True-Hearted Easterling writes: I have just returned from the superb Lord of the Rings conference held at Marquette University in Milwaukee this past Friday and Saturday. The conference commemorated the fiftieth anniversary of the publication of The Lord of the Rings and paid tribute to Dr. Richard E. Blackwelder, who donated his large private Tolkien collection to Marquette in 1982.
The biggest names in Lord of the Rings academic research were among the 21 presenters, including Tom Shippey, who sang his old school song for a group of us Saturday night while we were sharing drinks and conversation; John Garth, who signed his book Tolkien and the Great War for me and was presented with a Mythopoeic Society Award at Saturday nights banquet sponsored by Beyond Bree; and Michael Foster, who expressed a sentiment I share when he noted in his presentation that, despite the faults and virtues of The Lord of the Rings movie, it has brought a lot of new readers to the books.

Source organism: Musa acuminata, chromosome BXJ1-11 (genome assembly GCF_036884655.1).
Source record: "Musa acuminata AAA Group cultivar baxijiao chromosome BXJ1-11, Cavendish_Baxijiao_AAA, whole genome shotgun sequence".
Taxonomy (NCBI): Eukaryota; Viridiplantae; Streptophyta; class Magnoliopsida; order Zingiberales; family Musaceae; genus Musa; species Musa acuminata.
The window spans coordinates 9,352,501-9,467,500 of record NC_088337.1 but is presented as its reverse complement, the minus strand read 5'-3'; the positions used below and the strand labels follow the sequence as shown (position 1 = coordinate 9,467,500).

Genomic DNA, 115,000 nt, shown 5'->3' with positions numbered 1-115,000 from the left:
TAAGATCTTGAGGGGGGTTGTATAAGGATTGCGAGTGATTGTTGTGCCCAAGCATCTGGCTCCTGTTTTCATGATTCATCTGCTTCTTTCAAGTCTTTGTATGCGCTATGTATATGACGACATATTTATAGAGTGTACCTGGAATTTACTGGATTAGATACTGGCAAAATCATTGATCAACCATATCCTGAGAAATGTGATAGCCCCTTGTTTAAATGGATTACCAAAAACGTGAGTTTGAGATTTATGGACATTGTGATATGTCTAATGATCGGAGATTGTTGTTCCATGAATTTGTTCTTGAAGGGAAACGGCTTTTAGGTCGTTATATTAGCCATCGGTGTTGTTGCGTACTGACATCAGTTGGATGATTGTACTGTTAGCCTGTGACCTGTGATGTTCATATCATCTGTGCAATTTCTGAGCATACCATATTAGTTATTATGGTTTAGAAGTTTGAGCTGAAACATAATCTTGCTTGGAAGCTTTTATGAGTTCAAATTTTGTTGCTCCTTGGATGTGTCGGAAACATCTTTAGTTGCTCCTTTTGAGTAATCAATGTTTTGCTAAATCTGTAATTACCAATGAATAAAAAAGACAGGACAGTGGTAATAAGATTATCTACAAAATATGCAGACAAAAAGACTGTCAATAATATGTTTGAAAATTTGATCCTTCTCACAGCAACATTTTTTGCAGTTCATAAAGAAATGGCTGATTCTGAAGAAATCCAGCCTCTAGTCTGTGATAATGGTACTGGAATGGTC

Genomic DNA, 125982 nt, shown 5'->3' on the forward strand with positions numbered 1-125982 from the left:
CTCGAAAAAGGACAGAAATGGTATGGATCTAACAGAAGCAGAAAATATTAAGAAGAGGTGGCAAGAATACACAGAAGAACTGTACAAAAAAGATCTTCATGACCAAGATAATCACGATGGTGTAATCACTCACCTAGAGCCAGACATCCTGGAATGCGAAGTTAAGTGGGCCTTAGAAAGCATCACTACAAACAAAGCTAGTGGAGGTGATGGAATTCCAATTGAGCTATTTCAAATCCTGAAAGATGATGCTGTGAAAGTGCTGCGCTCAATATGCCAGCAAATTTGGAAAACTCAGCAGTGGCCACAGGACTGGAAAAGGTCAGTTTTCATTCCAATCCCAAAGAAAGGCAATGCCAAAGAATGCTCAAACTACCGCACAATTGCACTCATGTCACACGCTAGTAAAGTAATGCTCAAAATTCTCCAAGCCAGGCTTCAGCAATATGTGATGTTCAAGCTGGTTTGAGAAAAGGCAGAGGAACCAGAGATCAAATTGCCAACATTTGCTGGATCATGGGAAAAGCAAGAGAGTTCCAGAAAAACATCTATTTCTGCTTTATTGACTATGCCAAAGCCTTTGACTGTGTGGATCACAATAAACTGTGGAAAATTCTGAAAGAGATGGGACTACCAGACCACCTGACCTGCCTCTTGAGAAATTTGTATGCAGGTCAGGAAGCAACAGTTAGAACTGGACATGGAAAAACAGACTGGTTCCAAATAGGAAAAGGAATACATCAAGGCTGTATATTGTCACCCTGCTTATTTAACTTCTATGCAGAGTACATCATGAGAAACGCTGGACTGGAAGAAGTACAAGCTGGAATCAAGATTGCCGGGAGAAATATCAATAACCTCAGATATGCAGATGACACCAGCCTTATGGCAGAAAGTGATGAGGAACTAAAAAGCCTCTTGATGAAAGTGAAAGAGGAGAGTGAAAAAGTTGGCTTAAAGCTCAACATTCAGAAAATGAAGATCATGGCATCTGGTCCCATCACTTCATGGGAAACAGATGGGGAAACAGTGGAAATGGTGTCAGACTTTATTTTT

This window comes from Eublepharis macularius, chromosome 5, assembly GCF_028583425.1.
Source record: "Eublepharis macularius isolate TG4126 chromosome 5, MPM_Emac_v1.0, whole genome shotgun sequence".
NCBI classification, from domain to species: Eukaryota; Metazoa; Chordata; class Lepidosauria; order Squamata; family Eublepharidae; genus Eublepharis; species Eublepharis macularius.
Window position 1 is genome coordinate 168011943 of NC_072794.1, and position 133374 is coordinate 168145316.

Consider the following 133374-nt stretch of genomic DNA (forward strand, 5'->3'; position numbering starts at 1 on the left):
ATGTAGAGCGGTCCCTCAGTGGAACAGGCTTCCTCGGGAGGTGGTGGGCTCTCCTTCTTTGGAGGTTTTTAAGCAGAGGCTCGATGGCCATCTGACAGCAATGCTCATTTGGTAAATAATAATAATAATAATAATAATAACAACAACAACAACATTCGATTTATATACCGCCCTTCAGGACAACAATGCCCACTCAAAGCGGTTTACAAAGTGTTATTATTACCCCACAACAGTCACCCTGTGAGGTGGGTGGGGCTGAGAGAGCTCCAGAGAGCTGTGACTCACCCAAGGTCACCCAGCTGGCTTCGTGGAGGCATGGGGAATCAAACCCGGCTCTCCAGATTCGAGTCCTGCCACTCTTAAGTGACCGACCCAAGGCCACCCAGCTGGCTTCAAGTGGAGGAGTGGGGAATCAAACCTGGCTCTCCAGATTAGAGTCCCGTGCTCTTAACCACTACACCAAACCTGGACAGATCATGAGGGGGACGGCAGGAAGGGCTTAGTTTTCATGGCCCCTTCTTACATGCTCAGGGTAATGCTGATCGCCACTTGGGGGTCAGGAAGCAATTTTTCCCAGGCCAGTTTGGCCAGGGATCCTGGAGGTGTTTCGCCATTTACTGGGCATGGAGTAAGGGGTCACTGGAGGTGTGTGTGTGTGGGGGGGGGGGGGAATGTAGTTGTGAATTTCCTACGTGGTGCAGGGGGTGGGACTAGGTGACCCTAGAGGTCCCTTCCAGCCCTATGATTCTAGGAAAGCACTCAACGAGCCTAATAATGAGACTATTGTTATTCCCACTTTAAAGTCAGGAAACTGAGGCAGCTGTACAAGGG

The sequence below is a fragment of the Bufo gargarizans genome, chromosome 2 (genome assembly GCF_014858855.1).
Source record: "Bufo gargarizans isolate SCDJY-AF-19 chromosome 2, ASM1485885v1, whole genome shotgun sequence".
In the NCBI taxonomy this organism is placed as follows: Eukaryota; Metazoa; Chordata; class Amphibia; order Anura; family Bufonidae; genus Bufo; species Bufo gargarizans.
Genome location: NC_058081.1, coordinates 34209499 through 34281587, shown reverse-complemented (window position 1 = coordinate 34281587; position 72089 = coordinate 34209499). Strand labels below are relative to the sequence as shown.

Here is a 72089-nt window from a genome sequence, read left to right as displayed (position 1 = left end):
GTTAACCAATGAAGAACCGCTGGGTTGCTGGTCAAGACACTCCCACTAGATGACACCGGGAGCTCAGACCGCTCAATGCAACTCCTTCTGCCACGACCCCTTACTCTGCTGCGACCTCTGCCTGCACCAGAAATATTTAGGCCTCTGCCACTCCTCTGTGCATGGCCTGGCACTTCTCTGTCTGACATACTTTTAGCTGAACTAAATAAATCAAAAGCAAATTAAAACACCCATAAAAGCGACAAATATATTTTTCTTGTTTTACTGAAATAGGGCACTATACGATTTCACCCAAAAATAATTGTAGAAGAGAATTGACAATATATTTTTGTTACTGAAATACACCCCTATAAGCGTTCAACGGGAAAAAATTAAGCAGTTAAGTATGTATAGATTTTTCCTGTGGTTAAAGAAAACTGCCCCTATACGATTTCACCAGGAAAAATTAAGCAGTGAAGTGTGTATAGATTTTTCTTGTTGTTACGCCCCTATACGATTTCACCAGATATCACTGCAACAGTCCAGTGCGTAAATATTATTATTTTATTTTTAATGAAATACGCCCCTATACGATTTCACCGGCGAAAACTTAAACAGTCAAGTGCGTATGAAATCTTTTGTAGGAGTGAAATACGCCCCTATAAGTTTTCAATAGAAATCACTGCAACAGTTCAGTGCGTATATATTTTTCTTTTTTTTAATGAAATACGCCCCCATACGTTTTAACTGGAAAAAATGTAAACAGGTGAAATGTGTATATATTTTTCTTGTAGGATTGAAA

S. Gary Hunnewell, an independent Tolkien scholar and collector, stayed on the same hotel floor that I did and had a sign on his room door written in Elvish that, according to him, read Speak Beer and Enter. Although he was not a presenter but just a regular attendee, Ted Nasmith graciously signed copies of the beautiful new Silmarillion containing his artwork at every break throughout the two days.
This conference was about the smoothest Ive ever attended. I honestly can not find one thing to complain about. The facilities were good, there were plenty of refreshments, the presentations were outstanding and kept to schedule, and the total attendance was small enough (250 paid registrations) that it was very easy to have a conversation with any of the presenters that you wanted.
The conference proceedings are scheduled to be published in 2005, and I would recommend that every fan of Tolkien read them when they are available. I also recommend that anyone who can get to Marquette’s Haggerty Museum of Art to see “The Invented Worlds of J.R.R. Tolkien: Drawings and Original Manuscripts from the Marquette University Collection,” which will be on exhibit until January 30, 2005. The original handwritten text and artwork from Mr. Bliss alone is worth the trip.